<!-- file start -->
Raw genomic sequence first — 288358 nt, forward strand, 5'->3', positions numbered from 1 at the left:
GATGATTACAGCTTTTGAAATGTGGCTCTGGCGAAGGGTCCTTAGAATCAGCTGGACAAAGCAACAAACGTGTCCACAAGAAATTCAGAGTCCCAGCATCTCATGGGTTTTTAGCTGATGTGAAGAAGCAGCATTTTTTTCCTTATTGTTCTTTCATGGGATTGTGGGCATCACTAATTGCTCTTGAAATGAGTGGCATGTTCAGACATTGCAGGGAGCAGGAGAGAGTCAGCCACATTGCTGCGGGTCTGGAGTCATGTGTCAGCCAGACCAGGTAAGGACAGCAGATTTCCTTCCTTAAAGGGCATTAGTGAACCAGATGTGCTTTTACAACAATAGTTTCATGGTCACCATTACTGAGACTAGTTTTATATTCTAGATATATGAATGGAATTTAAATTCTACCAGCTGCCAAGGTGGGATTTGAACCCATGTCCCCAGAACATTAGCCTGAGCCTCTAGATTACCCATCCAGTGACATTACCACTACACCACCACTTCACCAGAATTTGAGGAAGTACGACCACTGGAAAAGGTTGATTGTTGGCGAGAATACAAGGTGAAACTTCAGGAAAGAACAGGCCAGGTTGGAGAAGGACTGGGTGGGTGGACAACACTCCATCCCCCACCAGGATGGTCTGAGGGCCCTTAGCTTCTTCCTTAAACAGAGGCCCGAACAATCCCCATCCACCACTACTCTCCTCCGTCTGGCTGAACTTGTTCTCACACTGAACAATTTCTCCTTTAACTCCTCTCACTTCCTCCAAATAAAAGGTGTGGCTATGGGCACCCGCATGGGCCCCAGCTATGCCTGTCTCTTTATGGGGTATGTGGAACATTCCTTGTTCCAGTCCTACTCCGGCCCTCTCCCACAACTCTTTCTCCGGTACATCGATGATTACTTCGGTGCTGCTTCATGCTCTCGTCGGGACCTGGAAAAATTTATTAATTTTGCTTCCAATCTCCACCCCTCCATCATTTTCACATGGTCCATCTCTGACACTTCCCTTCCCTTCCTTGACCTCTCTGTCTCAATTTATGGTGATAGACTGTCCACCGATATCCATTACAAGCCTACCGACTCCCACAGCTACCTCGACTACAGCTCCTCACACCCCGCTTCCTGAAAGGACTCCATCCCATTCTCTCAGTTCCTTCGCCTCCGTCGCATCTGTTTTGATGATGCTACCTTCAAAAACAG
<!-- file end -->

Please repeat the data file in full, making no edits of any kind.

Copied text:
Raw genomic sequence first — 288358 nt, forward strand, 5'->3', positions numbered from 1 at the left:
GATGATTACAGCTTTTGAAATGTGGCTCTGGCGAAGGGTCCTTAGAATCAGCTGGACAAAGCAACAAACGTGTCCACAAGAAATTCAGAGTCCCAGCATCTCATGGGTTTTTAGCTGATGTGAAGAAGCAGCATTTTTTTCCTTATTGTTCTTTCATGGGATTGTGGGCATCACTAATTGCTCTTGAAATGAGTGGCATGTTCAGACATTGCAGGGAGCAGGAGAGAGTCAGCCACATTGCTGCGGGTCTGGAGTCATGTGTCAGCCAGACCAGGTAAGGACAGCAGATTTCCTTCCTTAAAGGGCATTAGTGAACCAGATGTGCTTTTACAACAATAGTTTCATGGTCACCATTACTGAGACTAGTTTTATATTCTAGATATATGAATGGAATTTAAATTCTACCAGCTGCCAAGGTGGGATTTGAACCCATGTCCCCAGAACATTAGCCTGAGCCTCTAGATTACCCATCCAGTGACATTACCACTACACCACCACTTCACCAGAATTTGAGGAAGTACGACCACTGGAAAAGGTTGATTGTTGGCGAGAATACAAGGTGAAACTTCAGGAAAGAACAGGCCAGGTTGGAGAAGGACTGGGTGGGTGGACAACACTCCATCCCCCACCAGGATGGTCTGAGGGCCCTTAGCTTCTTCCTTAAACAGAGGCCCGAACAATCCCCATCCACCACTACTCTCCTCCGTCTGGCTGAACTTGTTCTCACACTGAACAATTTCTCCTTTAACTCCTCTCACTTCCTCCAAATAAAAGGTGTGGCTATGGGCACCCGCATGGGCCCCAGCTATGCCTGTCTCTTTATGGGGTATGTGGAACATTCCTTGTTCCAGTCCTACTCCGGCCCTCTCCCACAACTCTTTCTCCGGTACATCGATGATTACTTCGGTGCTGCTTCATGCTCTCGTCGGGACCTGGAAAAATTTATTAATTTTGCTTCCAATCTCCACCCCTCCATCATTTTCACATGGTCCATCTCTGACACTTCCCTTCCCTTCCTTGACCTCTCTGTCTCAATTTATGGTGATAGACTGTCCACCGATATCCATTACAAGCCTACCGACTCCCACAGCTACCTCGACTACAGCTCCTCACACCCCGCTTCCTGAAAGGACTCCATCCCATTCTCTCAGTTCCTTCGCCTCCGTCGCATCTGTTTTGATGATGCTACCTTCAAAAACAG